This is one part of an ongoing series chronicling the volunteering experiences of Nick Thayer, who recently returned from a 2 month visit to Ethiopia Reads schools and libraries in Addis Ababa.
By Nicholas Thayer
[Continued from Part 1…]
When I first arrived in Addis Abeba, I was almost completely overwhelmed with the number of things I had to do. Learn a language, learn a city, learn a culture, learn about myself, learn to help other people learn…it was a lot. So although volunteering with Ethiopia Reads was the principal reason I even came to Ethiopia at all, it wasn’t high on my list of priorities for my first two weeks in-country. Besides the fact that I had no idea where the library/office was, I didn’t know what I’d be doing there or how I could possibly be useful in such a noble endeavor as teaching Ethiopia to read. In a city of endless dangers and perplexing situations, I gravitated toward things which would give me immediate benefits (learning Amharic, figuring out the geography of the city) and away from that which would supposedly offer me no immediately tangible help on how to survive in the city (volunteering). I decided early on that I would first get settled in my house, get going with language school, and get acquainted with some friends of friends who could (and did) offer me valuable advice, consolation, and assistance when I needed it before starting at Gebeta Library. I inadvertently made volunteering at the library a side-project for my time here, while language school became my main focus.
Looking back now, I want nothing more than to be able to go back and make myself find my way to Kabena as soon as humanly possible, even as soon as I stepped off the airplane. The reason that I delayed in starting with my volunteering project is that I assumed that it would take a lot of my time and energy, especially at the beginning. And I was right: figuring out how to get from Mexico Square to Arat Kilo was one of the more difficult things I’ve done since I got here, and even now, the travel time between my home and the library is almost always greater than the time I actually spend at the library. Add to that the hailstorms, pick-pockets, traffic jams, and my own tardiness that seem to have been so much more prevalent 6 weeks ago than they are now, and suddenly I find even myself wondering whether or not it was worth the trouble.
But it was, of course, and is, and could never not be. Because while I was right about one thing, I was mistaken about myriad others. The library is not just about making kids read, or about reading to them, or about showing them the value of books and education, or about saving Ethiopia from illiteracy and a defunct educational system. It is both greater and lesser than that – as a miniscule NGO, they don’t have the resources to fuel any change at any level other than the grassroots level (working directly with children and individual schools), and so they are unable to effect any large-scale change in the country, at least in the short term. But they also don’t have the resources to confine themselves to only being a center for children to learn to read, or do homework, or practice their artistic skills – they take whatever they can get, which means that they also teach kids to understand and read English, to listen to instructions, to work hard in school, to have self-confidence, and to relax a little bit during the week and have some fun. It’s a daycare center, it’s a learning center, it’s a family center, it’s a community center. The library seems to have no real plan at all for taking on a very big plan indeed: changing Ethiopia.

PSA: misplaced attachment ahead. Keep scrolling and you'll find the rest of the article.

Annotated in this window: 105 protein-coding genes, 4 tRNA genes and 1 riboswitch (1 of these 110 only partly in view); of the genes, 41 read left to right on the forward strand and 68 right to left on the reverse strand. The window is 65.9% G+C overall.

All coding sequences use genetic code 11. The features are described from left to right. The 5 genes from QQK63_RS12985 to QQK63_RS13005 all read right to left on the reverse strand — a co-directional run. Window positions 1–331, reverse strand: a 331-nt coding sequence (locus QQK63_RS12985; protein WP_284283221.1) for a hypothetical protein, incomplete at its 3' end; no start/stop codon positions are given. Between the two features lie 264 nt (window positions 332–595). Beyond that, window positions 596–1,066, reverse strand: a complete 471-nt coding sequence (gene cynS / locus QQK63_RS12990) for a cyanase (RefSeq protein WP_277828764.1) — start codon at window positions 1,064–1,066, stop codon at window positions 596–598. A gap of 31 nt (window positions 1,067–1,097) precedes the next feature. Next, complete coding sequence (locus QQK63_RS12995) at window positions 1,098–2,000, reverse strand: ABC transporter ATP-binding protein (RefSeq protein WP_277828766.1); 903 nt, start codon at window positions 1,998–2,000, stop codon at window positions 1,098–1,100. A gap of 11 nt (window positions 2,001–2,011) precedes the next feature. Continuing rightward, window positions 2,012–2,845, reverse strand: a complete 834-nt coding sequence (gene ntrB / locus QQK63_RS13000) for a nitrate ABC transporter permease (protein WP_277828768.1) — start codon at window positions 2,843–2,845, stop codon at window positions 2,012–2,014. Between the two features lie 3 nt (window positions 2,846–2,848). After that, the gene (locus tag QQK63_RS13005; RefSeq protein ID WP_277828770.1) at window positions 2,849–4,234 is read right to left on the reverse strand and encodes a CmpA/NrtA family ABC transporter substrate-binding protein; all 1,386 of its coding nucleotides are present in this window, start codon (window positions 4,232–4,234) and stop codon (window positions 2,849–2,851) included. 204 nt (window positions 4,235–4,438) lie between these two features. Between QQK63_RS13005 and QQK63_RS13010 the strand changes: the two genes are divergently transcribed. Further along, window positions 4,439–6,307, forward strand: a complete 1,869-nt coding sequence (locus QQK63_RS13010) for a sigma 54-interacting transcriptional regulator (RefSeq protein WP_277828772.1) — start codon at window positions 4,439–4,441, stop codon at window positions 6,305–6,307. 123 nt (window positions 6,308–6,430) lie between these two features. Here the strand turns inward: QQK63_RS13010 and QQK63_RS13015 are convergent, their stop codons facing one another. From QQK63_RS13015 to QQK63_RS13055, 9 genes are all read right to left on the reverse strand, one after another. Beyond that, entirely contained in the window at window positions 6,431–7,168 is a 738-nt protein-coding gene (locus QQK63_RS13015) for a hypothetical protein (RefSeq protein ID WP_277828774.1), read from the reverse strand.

And I came in expecting Ethiopia Reads to have some sort of program for me, something specific that they wanted me to do, some way they knew I would be able to help. But when I showed up at the library on my first day, there was no instruction sheet. I was shown inside and was asked what I wanted the kids to do; I don’t know if that was because the staff didn’t care what I did, or didn’t know what I should do, or so that I could be something of a relief to the librarian by allowing her to hand off some of her responsibilities to me. I hope it wasn’t because anyone had gotten the unfortunate idea that I knew what I was doing or what anyone else should be doing…whatever the case, there was no agenda, no method, no right, no wrong. I wasn’t there to do anything, I was there to do anything.
Check back soon for Part 3!